Private channels

Teams is highly focused around teamwork, and along with that it promotes ideas like transparency and openness. So the whole team knows what’s going on, who works on what topic and all work and have access on same files. Chat is central for exchanging ideas, asking for help and sharing information.

It didn’t originally take long when peers and customers started to ask for more privacy. ”How I can limit access to certain areas – just like in traditional SharePoint workspaces we have now?”. Usually my answer to that question is another question ”Why?” (hey, you have to always start with why) and continuing with following talk to really question the need and reasons to limit this wonderful transparent tool by building walls and doors to hide information.

The need is real

I´ve done several discussions with different people about this topic in both internally in company, with customers and in different public forums.

There are several real scenarios that call in for privacy inside a working group / team

  • The team is most often a project with both internals (in-company) and one or more types of externals (customer, other partners in the project, auditors) in it.
  • The team is like above, but customer has created it (so we are externals in there). The customer has multiple partners working on the project.
  • The team is internal, but includes first-line workers (store or site workers) and also foremen/supervisors/shift-managers or management and their materials. Manager discussions and materials may include feedback about workers (positive or negative) and thus have to keep confidential from first-line members. For example this team could be a store with workers, foremen and store managers/owners.
  • The team is internal, but there are some management materials and talk which cannot be seen by others. These talks and materials usually are about strategy and organization development & projects.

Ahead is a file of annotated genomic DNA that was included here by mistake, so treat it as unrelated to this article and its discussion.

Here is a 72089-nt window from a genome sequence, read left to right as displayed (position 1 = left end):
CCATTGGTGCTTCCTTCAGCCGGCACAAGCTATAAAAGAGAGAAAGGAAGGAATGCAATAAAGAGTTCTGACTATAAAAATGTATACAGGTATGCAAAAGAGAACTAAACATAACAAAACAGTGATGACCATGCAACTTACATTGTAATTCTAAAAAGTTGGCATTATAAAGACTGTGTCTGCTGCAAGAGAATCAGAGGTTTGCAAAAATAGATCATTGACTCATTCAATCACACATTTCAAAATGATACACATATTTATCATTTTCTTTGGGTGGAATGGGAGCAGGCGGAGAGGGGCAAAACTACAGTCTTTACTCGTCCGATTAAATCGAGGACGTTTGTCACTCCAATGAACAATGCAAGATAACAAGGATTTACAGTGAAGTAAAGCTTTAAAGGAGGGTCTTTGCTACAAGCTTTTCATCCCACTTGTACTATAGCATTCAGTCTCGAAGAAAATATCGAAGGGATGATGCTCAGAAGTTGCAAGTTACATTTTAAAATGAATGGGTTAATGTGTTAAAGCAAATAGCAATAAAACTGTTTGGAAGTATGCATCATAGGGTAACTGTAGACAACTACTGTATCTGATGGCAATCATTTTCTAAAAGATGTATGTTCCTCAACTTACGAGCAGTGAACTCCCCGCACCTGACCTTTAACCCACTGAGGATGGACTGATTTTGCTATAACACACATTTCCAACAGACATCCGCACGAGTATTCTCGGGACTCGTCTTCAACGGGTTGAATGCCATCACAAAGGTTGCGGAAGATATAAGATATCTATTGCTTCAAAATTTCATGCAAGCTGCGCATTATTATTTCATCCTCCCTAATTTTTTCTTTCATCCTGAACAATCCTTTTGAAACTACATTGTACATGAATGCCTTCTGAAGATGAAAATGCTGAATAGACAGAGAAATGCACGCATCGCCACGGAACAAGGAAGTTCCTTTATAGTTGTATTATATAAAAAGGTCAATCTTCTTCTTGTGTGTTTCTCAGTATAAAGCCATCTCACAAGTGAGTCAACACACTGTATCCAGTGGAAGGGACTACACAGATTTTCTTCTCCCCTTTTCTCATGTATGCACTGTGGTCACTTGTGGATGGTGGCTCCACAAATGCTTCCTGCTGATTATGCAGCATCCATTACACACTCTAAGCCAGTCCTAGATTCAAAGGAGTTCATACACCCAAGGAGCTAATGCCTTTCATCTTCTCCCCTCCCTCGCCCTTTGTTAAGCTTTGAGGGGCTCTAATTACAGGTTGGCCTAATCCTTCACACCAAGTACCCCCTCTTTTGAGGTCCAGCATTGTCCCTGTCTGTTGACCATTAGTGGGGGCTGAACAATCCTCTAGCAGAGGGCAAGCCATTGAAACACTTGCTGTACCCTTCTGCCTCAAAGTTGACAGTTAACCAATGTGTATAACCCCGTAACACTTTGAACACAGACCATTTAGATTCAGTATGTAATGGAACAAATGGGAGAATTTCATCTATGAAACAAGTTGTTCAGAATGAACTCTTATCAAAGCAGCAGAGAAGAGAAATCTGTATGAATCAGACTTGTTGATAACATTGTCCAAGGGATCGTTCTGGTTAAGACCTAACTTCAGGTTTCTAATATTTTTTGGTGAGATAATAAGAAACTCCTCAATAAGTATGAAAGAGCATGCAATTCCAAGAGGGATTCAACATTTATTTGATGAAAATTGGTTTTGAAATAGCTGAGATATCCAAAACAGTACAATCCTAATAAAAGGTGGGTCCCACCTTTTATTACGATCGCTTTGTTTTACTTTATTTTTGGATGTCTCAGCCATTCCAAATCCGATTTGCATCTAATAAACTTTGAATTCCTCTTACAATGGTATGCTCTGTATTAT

The trend is clear: the more often you have externals in teams, the more there is a need to limit some information from others. The need exists and it is a real one and not just something ”nice to have” or ”we want private channels since this is the way we have been working since 1999”.

What options you have to do it currently?

You can achieve some of the goals even now.

  • Create more teams to limit the access. When you have to double your number of teams this is not so appealing.. And you need to remember to manage permissions in two places.
  • Create limited document libraries or SharePoint sites and link them into the team – thus limiting access to certain documents. You need to remember to manage permissions in two places.
  • Add a group chat (or persistent meeting) to include chat with limited audience. Remember to add new members to the chat (and share history).
  • Share files from personal OneDrive along with group chat
  • Use a SharePoint Site and Yammer

SharePoint Site and Yammer

One of the options to go outside of Teams and create a private Yammer group (external or internal) and a SharePoint site where the documents are. But before proceeding with this stop.

What happens when you create a Yammer group? Depending on your options, you create a Office 365 Group behind the Yammer. Sure, you can use this to collaborate but if your counterparts don’t really use Yammer that much you end up with a additional step they need to take. Sure, in the near future you can add a Yammer tab to Teams – which makes this a bit closer interaction but I would advice against this. From active Teams users point of view: you are just adding a another team – but with more difficult UI due to Yammer’s different nature.

And especially if you do this for internal use – it will relatively unused due to need to switch a tool.

If you and your external counterparts use Yammer actively – this might be option if you use external group. Go through the needs and requirements before proceeding.

Group chats

If somebody does not belong to the group they need to leave the group by their own action- you can’t kick them out. This can cause trouble if a person needing to leave can’t do it immediately and there are confidential discussions that he can’t see.